New gravel nursery sprouts trees for Missoula
By Martin Kidston
Under a gray sky in Missoula’s Wapikiya Park, a group of forestry students with the University of Montana joined staffers with Missoula Parks and Recreation’s Forestry Division to plant a half-dozen new trees – young oaks and maples that will grow to shade the park’s barren perimeter.
The planting, which took place at a variety of locations across the city this week, represents the first crop of bare-root trees shipped in from Oregon and nursed at the city’s new gravel bed at the Wastewater Treatment Facility.
There, in just six short months, the trees sprouted vital fibrous roots, which gives them a chance to thrive while increasing their long-term survival.
“We had 55 in the gravel bed we’re planting this fall,” said Karen Sippy, executive director of Trees for Missoula. “The long-term goal is to put 100 trees in the ground each fall with volunteers to supplement what the city staff is able to do – and to get volunteers to get some buy-in for our urban forest.”
The new gravel bed safely holds bare root stock for 3-6 months, allowing young trees to increase their root volume. This approach to planting shaves nearly 75 percent off the old method, which involved shipping trees with a large root ball wrapped in burlap and wire mesh.
“When you’re putting a ball and burlap in, and you take away the cage and the burlap, tons of that dirt just falls away,” said Townsend. “When it falls, it’s tearing out all those fibrous roots. We lose 90 percent of those roots when you put ball and burlap in.”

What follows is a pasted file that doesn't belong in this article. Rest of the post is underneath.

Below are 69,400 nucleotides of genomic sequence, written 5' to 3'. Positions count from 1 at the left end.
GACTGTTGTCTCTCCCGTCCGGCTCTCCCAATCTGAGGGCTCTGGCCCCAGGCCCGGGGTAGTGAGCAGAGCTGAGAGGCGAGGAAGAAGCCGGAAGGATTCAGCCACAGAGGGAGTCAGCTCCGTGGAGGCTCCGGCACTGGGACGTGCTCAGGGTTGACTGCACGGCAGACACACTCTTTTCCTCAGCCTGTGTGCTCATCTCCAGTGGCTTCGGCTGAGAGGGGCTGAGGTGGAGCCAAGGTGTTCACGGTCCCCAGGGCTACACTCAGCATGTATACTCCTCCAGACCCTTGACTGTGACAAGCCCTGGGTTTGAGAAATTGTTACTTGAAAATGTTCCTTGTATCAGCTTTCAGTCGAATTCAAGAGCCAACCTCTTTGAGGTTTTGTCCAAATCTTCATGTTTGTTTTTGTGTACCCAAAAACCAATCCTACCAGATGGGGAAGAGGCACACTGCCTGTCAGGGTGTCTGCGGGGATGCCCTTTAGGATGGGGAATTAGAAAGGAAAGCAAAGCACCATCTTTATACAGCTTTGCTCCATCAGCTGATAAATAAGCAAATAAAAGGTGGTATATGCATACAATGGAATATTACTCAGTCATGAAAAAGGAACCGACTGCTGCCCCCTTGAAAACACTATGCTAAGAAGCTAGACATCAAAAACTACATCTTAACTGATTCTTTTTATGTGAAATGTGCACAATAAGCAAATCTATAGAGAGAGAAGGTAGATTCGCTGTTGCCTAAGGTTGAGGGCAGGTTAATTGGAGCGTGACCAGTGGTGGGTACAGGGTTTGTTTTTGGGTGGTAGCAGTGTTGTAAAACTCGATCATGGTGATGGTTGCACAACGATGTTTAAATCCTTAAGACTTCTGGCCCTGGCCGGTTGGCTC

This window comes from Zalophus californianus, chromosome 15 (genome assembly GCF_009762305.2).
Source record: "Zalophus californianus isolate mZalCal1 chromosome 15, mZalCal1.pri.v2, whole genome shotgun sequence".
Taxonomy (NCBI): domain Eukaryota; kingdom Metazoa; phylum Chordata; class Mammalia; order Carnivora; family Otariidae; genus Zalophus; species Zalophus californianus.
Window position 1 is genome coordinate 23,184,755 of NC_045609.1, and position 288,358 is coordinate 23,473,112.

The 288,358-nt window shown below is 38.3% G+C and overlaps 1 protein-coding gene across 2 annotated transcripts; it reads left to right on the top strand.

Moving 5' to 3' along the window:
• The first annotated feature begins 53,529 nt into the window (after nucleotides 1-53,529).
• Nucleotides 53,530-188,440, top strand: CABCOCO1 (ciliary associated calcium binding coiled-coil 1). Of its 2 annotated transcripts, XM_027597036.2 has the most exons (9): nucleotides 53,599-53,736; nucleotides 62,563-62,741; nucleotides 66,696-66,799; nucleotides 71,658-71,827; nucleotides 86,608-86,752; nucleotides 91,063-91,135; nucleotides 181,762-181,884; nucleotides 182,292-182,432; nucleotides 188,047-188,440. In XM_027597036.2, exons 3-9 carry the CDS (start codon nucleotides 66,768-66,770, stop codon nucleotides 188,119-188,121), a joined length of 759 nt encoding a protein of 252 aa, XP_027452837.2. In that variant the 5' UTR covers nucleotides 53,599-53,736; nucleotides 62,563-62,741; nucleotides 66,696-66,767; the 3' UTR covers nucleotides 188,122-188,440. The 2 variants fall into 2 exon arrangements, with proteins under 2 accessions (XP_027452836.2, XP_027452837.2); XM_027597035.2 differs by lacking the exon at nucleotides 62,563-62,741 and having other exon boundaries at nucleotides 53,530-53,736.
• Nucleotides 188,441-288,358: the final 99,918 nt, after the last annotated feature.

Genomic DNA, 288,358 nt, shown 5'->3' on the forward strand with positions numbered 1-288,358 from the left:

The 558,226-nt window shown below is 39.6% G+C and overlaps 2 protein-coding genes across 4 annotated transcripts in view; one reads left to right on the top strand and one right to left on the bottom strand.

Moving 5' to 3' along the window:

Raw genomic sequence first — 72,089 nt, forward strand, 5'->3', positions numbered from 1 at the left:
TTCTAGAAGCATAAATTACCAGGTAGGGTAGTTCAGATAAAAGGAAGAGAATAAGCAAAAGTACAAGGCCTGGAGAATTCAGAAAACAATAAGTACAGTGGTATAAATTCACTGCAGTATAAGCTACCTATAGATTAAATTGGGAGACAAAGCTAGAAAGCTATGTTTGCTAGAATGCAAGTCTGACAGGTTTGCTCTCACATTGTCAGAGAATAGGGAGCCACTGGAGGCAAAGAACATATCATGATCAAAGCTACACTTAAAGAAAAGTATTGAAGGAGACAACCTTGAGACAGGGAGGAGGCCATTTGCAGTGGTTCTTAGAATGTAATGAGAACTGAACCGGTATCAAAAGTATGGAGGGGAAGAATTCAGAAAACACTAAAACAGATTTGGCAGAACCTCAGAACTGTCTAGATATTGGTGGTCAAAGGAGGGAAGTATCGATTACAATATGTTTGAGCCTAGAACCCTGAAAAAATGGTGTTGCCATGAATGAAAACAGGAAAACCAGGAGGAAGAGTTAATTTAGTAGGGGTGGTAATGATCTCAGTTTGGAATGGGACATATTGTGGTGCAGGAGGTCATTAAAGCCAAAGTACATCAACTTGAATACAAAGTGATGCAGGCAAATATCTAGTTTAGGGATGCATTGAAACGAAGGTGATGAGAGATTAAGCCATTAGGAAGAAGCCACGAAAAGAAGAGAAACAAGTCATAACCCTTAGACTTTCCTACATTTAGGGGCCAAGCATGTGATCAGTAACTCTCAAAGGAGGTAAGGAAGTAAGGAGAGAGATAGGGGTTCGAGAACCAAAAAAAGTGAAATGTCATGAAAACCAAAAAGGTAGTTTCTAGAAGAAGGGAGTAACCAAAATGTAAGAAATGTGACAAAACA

Since September, volunteers and city staff have joined Trees for Missoula in a number of plantings. More than a dozen new trees have been planted on Third Street, while others found a home at Playfair Park and Russell Street Park.
Thursday’s planting took a dozen students with UM’s College of Forestry and Conservation to Wapikiya and Whitaker parks. The trees they planted varied from maple and oak to crabapple and sycamore.
“We try to put them in places where we have homeowners who will water and commit to the trees’ long-term care,” said Marie Anderson, a certified arborist with Parks and Recreation. “You have to think 50 to 100 years out. We need homeowners who will really care for these trees for the first 20 years of their life.”
The city purchased the 55 trees for roughly $2,000, while Trees for Missoula covered $2,300 in costs related to transportation, irrigation and gravel.
“It’s going to be really hard for us to keep up with the number of trees that have to come out, just due to over-maturity and senescence,” said Anderson. “We have a lot of trees that were damaged in the snowstorm in 2000, and again in the ‘windmageddon’ storm last year. We have a lot of really structurally unsound trees out there and trees with major die-back.”
Chris Boza, the city’s urban forester, said the new gravel bed will serve the city well by cutting costs and allowing it to plant more trees. It also enables the city to plant larger, more mature trees during the shoulder seasons to ensure both age and species diversity.
That, he said, is vital to the urban forest’s long-term health.
“Next year, we’ll again be planting about 200 traditional nursery trees,” said Boza. “An aggressive reforestation program is the cornerstone of the city’s urban forest management plan, and we’re always on the lookout for methods to plant more trees and increase their survival rate.”
Contact reporter Martin Kidston at email@example.com